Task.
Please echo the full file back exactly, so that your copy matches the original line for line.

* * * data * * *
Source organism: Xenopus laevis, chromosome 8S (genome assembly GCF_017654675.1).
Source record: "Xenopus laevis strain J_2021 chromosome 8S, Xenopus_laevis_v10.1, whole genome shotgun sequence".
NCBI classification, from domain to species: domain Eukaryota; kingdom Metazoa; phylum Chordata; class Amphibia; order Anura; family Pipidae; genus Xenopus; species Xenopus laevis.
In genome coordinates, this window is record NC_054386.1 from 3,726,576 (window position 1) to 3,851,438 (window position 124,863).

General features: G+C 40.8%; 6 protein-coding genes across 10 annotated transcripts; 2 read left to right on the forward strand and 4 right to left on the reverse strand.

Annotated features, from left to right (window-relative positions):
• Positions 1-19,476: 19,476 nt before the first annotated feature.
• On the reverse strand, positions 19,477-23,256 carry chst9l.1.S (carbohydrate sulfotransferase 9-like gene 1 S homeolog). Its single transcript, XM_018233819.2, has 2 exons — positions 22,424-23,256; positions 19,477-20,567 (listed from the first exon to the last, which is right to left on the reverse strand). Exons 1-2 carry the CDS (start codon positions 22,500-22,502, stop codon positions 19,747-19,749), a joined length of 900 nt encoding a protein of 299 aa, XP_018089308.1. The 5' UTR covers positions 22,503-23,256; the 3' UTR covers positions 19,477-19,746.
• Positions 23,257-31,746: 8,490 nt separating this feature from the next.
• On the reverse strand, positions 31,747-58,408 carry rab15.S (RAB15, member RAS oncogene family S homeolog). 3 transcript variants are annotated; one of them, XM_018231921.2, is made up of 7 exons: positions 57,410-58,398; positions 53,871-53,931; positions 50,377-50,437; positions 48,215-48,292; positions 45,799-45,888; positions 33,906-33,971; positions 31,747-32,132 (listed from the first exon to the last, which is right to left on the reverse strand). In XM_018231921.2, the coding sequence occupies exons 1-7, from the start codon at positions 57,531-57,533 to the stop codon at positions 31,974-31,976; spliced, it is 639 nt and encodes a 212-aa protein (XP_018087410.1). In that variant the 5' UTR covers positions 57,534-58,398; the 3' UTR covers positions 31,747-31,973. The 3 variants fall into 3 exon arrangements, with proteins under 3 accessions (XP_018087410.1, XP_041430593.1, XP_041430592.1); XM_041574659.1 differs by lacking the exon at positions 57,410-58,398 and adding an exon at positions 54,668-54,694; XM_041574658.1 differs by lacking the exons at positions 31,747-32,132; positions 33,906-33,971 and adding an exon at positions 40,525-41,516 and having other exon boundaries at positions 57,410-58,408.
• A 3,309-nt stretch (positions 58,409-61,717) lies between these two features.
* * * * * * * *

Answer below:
Source organism: Xenopus laevis, chromosome 8S (genome assembly GCF_017654675.1).
Source record: "Xenopus laevis strain J_2021 chromosome 8S, Xenopus_laevis_v10.1, whole genome shotgun sequence".
NCBI classification, from domain to species: domain Eukaryota; kingdom Metazoa; phylum Chordata; class Amphibia; order Anura; family Pipidae; genus Xenopus; species Xenopus laevis.
In genome coordinates, this window is record NC_054386.1 from 3,726,576 (window position 1) to 3,851,438 (window position 124,863).

General features: G+C 40.8%; 6 protein-coding genes across 10 annotated transcripts; 2 read left to right on the forward strand and 4 right to left on the reverse strand.

Annotated features, from left to right (window-relative positions):
• Positions 1-19,476: 19,476 nt before the first annotated feature.
• On the reverse strand, positions 19,477-23,256 carry chst9l.1.S (carbohydrate sulfotransferase 9-like gene 1 S homeolog). Its single transcript, XM_018233819.2, has 2 exons — positions 22,424-23,256; positions 19,477-20,567 (listed from the first exon to the last, which is right to left on the reverse strand). Exons 1-2 carry the CDS (start codon positions 22,500-22,502, stop codon positions 19,747-19,749), a joined length of 900 nt encoding a protein of 299 aa, XP_018089308.1. The 5' UTR covers positions 22,503-23,256; the 3' UTR covers positions 19,477-19,746.
• Positions 23,257-31,746: 8,490 nt separating this feature from the next.
• On the reverse strand, positions 31,747-58,408 carry rab15.S (RAB15, member RAS oncogene family S homeolog). 3 transcript variants are annotated; one of them, XM_018231921.2, is made up of 7 exons: positions 57,410-58,398; positions 53,871-53,931; positions 50,377-50,437; positions 48,215-48,292; positions 45,799-45,888; positions 33,906-33,971; positions 31,747-32,132 (listed from the first exon to the last, which is right to left on the reverse strand). In XM_018231921.2, the coding sequence occupies exons 1-7, from the start codon at positions 57,531-57,533 to the stop codon at positions 31,974-31,976; spliced, it is 639 nt and encodes a 212-aa protein (XP_018087410.1). In that variant the 5' UTR covers positions 57,534-58,398; the 3' UTR covers positions 31,747-31,973. The 3 variants fall into 3 exon arrangements, with proteins under 3 accessions (XP_018087410.1, XP_041430593.1, XP_041430592.1); XM_041574659.1 differs by lacking the exon at positions 57,410-58,398 and adding an exon at positions 54,668-54,694; XM_041574658.1 differs by lacking the exons at positions 31,747-32,132; positions 33,906-33,971 and adding an exon at positions 40,525-41,516 and having other exon boundaries at positions 57,410-58,408.
• A 3,309-nt stretch (positions 58,409-61,717) lies between these two features.